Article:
Full Body Scan to Uncover More of You
- By Ralph C. Jensen
- Jan 04, 2010
You already have to take off your shoes, belt and jacket. But wait, there’s more. From now on, you’ll be asked to spread those legs, raise those arms and practically get ready for a full-body pat down.
Airport security has come to this: A full body scan.
Federal authorities must do something to close the security gaps that became public knowledge after the Christmas Day terrorist attack on board a Northwest airliner failed. Someone failed to effectively do their job in screening this alleged terrorist, the net result seems to be multiplying the number of imaging machines at the nation’s biggest airports. That means, everything you would hope to keep private will now be revealed.
TSA currently has 40 units in use at 19 airports, including Reagan National and Baltimore-Washington International. Recently, TSA ordered 150 more to be installed early this year, and have secured funding for an additional 300.
So, say you’re flying somewhere in the United States and are selected for a full-body scan. You can decline, but what you will get instead is a full-body pat down. You know, the same kind a suspected burglar or criminal gets when they’re taken to county jail.
The idea of a pat-down search is as revolting as a virtual strip search.
How much compliance is too much? The government has gone too far. The full-body scanners may, or may not, catch any criminals but one thing for certain, it does subject the rest of the flying public to an invasion of personal privacy.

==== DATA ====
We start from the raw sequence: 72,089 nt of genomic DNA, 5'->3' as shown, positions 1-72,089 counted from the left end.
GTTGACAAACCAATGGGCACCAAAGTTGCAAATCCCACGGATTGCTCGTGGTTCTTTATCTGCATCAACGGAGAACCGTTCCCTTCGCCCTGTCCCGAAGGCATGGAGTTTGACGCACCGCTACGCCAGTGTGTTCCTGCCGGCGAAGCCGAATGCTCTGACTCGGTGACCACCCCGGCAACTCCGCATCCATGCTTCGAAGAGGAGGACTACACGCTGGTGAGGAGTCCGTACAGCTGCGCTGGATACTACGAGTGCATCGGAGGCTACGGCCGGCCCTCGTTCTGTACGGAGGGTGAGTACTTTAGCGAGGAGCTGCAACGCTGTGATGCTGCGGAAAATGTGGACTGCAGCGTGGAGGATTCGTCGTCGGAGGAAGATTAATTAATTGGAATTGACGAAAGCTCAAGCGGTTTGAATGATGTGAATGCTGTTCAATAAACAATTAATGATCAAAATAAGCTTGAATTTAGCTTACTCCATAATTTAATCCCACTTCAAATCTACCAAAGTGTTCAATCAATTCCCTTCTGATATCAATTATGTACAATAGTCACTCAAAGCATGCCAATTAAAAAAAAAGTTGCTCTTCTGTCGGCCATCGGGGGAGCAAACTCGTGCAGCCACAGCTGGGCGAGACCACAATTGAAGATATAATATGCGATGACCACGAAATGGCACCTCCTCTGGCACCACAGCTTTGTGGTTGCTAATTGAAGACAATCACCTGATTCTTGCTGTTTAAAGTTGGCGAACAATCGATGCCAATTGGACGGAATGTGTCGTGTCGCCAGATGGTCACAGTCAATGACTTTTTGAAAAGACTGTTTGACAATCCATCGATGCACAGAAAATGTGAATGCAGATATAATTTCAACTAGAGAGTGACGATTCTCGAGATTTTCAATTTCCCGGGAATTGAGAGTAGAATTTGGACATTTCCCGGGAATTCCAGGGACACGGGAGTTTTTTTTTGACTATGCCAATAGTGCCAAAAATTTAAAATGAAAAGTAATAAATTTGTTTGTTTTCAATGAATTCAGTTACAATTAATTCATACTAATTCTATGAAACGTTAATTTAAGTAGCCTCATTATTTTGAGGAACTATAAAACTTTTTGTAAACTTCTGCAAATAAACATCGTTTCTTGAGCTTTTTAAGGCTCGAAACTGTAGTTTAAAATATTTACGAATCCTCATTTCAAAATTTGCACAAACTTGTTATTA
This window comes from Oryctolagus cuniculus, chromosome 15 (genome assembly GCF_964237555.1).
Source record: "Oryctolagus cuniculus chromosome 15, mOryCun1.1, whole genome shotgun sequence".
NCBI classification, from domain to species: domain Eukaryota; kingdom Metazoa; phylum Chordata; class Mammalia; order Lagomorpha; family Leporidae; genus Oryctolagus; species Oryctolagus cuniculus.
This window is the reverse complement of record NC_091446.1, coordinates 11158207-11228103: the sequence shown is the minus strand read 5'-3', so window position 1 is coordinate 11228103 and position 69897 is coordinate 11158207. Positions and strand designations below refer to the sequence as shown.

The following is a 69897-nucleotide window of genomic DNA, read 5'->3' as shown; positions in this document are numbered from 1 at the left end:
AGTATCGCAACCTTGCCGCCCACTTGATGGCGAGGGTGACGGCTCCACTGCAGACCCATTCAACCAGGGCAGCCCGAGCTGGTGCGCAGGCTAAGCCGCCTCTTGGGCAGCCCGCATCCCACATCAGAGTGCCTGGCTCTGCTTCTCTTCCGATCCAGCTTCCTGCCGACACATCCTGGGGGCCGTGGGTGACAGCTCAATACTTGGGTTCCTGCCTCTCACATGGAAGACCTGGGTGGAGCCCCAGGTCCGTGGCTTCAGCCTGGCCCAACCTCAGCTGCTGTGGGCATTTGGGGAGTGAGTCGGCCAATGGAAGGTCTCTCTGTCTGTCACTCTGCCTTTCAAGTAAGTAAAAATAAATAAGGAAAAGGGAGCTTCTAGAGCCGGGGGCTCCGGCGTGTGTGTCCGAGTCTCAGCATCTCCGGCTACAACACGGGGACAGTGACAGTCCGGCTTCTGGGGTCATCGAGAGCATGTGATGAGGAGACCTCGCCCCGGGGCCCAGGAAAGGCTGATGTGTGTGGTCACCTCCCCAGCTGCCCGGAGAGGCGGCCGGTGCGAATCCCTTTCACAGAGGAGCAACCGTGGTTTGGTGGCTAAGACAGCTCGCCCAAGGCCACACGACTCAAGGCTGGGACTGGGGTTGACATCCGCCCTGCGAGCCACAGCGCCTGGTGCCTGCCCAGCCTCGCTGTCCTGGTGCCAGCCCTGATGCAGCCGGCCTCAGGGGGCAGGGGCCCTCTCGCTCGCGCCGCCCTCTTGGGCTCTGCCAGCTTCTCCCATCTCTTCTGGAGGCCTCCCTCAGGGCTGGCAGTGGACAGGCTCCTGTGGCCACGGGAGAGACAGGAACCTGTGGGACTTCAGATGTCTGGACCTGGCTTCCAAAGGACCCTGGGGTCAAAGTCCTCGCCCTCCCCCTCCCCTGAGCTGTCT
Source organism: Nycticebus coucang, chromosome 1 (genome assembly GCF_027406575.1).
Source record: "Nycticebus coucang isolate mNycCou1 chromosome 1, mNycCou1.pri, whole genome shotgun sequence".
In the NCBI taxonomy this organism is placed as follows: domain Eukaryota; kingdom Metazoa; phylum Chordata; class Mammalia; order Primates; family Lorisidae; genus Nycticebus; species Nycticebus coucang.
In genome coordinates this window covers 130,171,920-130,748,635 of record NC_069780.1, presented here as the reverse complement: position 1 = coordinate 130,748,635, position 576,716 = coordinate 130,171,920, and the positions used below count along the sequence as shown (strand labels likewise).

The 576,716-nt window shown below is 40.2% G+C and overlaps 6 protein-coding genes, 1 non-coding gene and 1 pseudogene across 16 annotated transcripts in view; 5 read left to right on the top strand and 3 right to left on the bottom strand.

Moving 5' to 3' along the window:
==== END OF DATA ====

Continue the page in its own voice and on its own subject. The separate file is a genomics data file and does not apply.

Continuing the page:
It’s intrusive, but you’d better get used to it.
I’m all for security, but this measure is beyond acceptable limits. I’ve seen the full-body scan at work at Amsterdam Airport Schiphol, and trust me, it works very well. The person viewing the scan can see, virtually everything. It’s a completely new twist on invasion of privacy and virtual porn.
The Netherlands, which is a magnificent place to visit and pass through, will require that all U.S.-bound passengers pass through full-body scanners before boarding flights. Airports in Britain also will introduce the technology.
I suppose the idea of having nothing to hide should provide some comfort, but a terrorist will simply introduce a “booty bomb” where it’s actually inserted inside the body, then detonate the explosive with a cell phone.
You see, it’s a little more complicated than a privacy issue.
Ralph C. Jensen is editor-in-chief of Security Today magazine.